The Office for National Statistics (ONS) said inflation remained at a 40-year high in May and deepening the pressure felt by families across the UK.
Statisticians said the consumer price index (CPI) inflation rate rose to 9.1% in May from 9% in April.
According to ONS estimates, the increase matches analysts’ expectation and pushes the measure to its highest level since early 1982.
“Although still at historically high levels, there was little change in the annual inflation rate in May,” said Grant Fitzner, ONS chief economist.
“The persistently sharp food price increase and record high petrol prices from this time compared to last year were offset by an increase in clothing prices and often fluctuating computer game prices.
“The price of goods leaving the factory grew at the fastest rate in 45 years, driven by broader food price increases, while raw material costs rose at the fastest rate on record.”
The ONS said the change was driven largely by a rise in food prices, which added more than 0.2 percentage points to the inflation numbers.
Clothing and shoe prices helped control inflation, while entertainment and culture prices also dragged it down.
This news will add to the difficulties facing many across the UK. The energy bill for the average household rose 54% in early April and will remain at this level through October.
But forecasts released this week predict the government’s cap on energy bills could rise again in the autumn from an already record high of £1,971 to £2,980.
The Bank of England has predicted that inflation will rise by more than 11% in October after the price cap is changed again.
Shadow Chancellor Rachel Reeves said: “Today’s rising inflation is another milestone for those who continue to decline wages, growth and living standards.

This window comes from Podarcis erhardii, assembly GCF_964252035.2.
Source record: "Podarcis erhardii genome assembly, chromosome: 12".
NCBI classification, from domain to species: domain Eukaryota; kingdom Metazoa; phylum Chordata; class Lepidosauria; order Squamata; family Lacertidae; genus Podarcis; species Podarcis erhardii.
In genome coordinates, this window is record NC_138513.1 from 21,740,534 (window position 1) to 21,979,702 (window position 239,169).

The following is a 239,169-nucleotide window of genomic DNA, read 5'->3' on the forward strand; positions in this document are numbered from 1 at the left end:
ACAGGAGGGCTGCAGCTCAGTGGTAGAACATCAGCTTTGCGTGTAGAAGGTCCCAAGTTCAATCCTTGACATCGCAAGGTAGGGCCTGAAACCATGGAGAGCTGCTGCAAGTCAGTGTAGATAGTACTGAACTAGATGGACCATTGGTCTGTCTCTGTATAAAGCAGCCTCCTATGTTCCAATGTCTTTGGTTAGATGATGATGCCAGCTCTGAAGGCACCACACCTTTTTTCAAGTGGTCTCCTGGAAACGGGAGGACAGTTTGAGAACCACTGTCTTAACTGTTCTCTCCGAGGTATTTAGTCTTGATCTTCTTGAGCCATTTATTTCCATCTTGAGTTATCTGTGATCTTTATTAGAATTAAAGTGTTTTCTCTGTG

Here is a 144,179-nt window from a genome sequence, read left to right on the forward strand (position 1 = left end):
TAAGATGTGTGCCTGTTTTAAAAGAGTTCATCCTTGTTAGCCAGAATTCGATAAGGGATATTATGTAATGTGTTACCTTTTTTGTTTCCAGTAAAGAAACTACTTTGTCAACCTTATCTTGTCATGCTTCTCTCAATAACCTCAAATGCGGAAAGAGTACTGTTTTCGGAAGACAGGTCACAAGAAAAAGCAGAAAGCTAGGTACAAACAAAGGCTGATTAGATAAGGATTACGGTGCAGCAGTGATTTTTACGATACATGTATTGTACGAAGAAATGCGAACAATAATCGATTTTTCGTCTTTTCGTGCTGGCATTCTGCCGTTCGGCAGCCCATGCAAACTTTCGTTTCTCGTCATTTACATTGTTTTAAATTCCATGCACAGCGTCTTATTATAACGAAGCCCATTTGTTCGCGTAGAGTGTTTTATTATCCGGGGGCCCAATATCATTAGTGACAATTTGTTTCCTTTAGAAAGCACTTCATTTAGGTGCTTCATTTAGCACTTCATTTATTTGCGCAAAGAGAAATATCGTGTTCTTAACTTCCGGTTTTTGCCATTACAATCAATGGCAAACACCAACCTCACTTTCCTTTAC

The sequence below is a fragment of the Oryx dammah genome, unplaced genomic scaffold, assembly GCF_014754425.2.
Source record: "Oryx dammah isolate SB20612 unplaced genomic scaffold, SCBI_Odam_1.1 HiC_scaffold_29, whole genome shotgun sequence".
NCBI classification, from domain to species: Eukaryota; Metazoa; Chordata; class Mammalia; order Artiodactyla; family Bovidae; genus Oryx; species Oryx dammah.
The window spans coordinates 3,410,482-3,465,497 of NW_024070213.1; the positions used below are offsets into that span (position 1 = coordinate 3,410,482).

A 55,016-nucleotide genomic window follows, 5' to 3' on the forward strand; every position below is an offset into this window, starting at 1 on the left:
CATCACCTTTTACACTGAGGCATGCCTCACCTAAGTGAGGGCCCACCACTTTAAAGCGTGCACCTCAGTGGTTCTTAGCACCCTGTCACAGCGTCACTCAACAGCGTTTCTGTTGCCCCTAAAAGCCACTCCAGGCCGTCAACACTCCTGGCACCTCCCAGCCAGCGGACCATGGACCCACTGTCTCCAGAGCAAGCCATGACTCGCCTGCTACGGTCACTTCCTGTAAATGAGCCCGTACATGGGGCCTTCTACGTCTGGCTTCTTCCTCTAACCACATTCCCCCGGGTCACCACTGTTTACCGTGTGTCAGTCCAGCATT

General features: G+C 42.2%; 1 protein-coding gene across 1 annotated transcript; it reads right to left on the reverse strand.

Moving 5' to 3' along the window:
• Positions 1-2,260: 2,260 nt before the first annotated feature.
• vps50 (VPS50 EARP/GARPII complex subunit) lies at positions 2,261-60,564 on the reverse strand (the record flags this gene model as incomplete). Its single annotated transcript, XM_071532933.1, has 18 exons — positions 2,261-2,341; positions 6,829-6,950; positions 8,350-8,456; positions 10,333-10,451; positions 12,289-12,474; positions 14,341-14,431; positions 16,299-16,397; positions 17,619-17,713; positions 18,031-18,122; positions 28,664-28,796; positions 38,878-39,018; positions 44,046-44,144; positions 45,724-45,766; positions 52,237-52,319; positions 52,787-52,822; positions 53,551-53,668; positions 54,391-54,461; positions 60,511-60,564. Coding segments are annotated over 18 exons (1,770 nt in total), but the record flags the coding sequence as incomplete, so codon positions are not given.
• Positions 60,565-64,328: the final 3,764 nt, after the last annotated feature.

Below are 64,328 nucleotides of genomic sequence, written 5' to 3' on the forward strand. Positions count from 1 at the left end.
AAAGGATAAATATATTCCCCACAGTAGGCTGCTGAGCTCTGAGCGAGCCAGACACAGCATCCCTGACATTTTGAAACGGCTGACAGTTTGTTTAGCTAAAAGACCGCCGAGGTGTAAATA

“While rapid inflation is pushing family finances to the brink, the low wage spiral faced by many in the UK is not new.
“Over the past decade, Tory mismanagement of our economy has meant that living standards and real wages have failed to rise.”
Chancellor Rishi Sunak said: “I know people are concerned about the rising cost of living, which is why we have taken targeted action to help families, receiving £1,200 to the eight million most vulnerable families.
“We are using all the tools at our disposal to bring down inflation and counter rising prices – we can build a stronger economy through independent monetary policy, responsible fiscal policy that does not contain inflationary pressures.” enhances, and further growth by enhancing our long-term productivity.”
The cost of electricity is not just filling the household electricity bills.
Gas, oil and other fossil fuels are needed to manufacture and transport many of the items that households buy each month.
When the price of fuel increases, so does the price of the final product.
Energy prices have risen in the past year. They initially began to grow as the global economy began to reopen and as energy demand grew after the pandemic.
Prices subsequently worsened, especially in Europe, when Russia launched a full-scale invasion of Ukraine in February.
Russia is one of the largest energy producers in the world.
The ONS analysis shows that the biggest growth in the 12 months to May was for fossil fuel products including diesel, electricity, petrol and natural gas. However, there was a slight change in these from April.
Some of the biggest changes from April were foods. Ukraine is one of the world’s largest grain producers and experts are concerned about what the war could do to global prices and availability.
The price of flour and other grains was falling in Britain before the start of the war, but has held up ever since.
The price rose from 2.3% to 9.3% between February and April. But prices jumped in May and are now 16.3 per cent higher than a year ago.
The ONS said the price of olive oil also rose from 9.5% in April to 18% in May.
Statisticians said the consumer price index, which includes the cost of owner occupants of housing (CPIH), rose 7.9% in May, from 7.8% in April.
The retail price index, which is used to calculate train fares, rose from 11.1% in April to 11.7% in May.